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September 18, 2020

Students are more likely to become engaged and stick around for more when you build variety into your program. In traditional settings, students, especially teens, vote with their feet. When programming is online, disengaging can be as easy as clicking the “leave meeting” button. Why not take the guesswork out of knowing what will capture students’ attention and imagination? You can adapt Y4Y’s Student Survey for use with returning students to get their take on what’s working. Use the Elementary Student Interest Survey/Inventory or Secondary Student Interest Survey/Inventory to get a strong sense of what interests them.

As you’re customizing these surveys to make the most of program activities, keep a few tips in mind:

  • Offer many options. Think about those conversations at home around what’s for dinner. Vetoing is easy! But coming up with ideas isn’t always so easy. If you haven’t had hamburgers in a while, you might have forgotten how much you love them, or that they exist. When you offer your students a wide variety of interest areas, you’ll have greater success at homing in on something that really tickles their fancy, as grandma used to say.
  • Everyone is so over screen time. There’s a strong possibility that even your most avid gamers have had enough of screen time and are looking for other ways to engage in your program. Get creative with several flavors of project-based learning activities (use the Y4Y Questions for Inquiry-Based Learning in STEM or the Service-Learning Toolbox). As an alternative to search engines, use your survey to gauge how students might feel about doing real-world research (like calling partners in your community on the phone to brainstorm how they might combat poverty or improve a nearby green space) and collaborating outdoors with peers. (Don’t have tables outside? Partner with a nearby hotel looking to replace/donate their outdoor event tables, or use simple oilcloth upside down to sit on the grass.)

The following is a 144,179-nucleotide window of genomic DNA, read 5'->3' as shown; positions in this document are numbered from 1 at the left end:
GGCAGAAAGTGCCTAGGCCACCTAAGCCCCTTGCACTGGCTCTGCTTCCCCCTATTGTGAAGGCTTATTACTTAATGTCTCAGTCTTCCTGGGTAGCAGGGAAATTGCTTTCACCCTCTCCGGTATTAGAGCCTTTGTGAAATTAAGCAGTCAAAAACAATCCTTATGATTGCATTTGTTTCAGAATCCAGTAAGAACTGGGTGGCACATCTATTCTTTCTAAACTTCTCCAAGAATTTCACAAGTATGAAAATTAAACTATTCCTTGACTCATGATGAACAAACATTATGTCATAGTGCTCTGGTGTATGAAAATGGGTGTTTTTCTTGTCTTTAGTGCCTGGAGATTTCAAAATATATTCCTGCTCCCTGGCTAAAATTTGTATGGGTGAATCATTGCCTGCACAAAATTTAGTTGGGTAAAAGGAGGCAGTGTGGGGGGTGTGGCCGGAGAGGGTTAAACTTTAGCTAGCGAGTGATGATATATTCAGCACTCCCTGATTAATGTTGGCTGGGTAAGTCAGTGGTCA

• Sneak in literacy. You can offer a host of interest areas on your survey that embed literacy opportunities in ways that aren’t obvious (or painful) for your students. A treasure hunt for words can be done at home or in your program space. How might students design and theme their own word hunt? Your survey can package it as a “design-your-own-science-word treasure hunt” or “design-your-own-pet-word treasure hunt.” You can also sneak literacy into activity suggestions like board games, create-your-own cartoon, or create-a-new-language options on your customized survey.
  • Give plenty of physical options. There’s not a team sport on the planet that’s going to capture every student’s attention, but keeping active is important for your students’ health and wellness. Be sure your survey options range from shooting hoops to dancing to push-up contests and everything in between.
  • Be a social media stalker. If you’re still not confident you can develop a comprehensive list of what kids might be interested in, remember that even very young students have become involved on social media, for better or worse. Following hot musicians, sports figures and vloggers online can help you tune into popular culture and create a customized inventory that piques student interest.
  • Reach out to families. Don’t forget the benefit of talking to families in your efforts to sniff out those student interests. Use the customizable Y4Y Family Survey to help you discover what you’ve done well and areas you can grow to meet the needs of your students.

You know that “warm welcome” feeling of coming home to the smell of freshly baked cookies? You can create that much-needed feeling of comfort for your students this year. Start by discovering what matters to them. Then “follow your nose” to connect program offerings to student interests.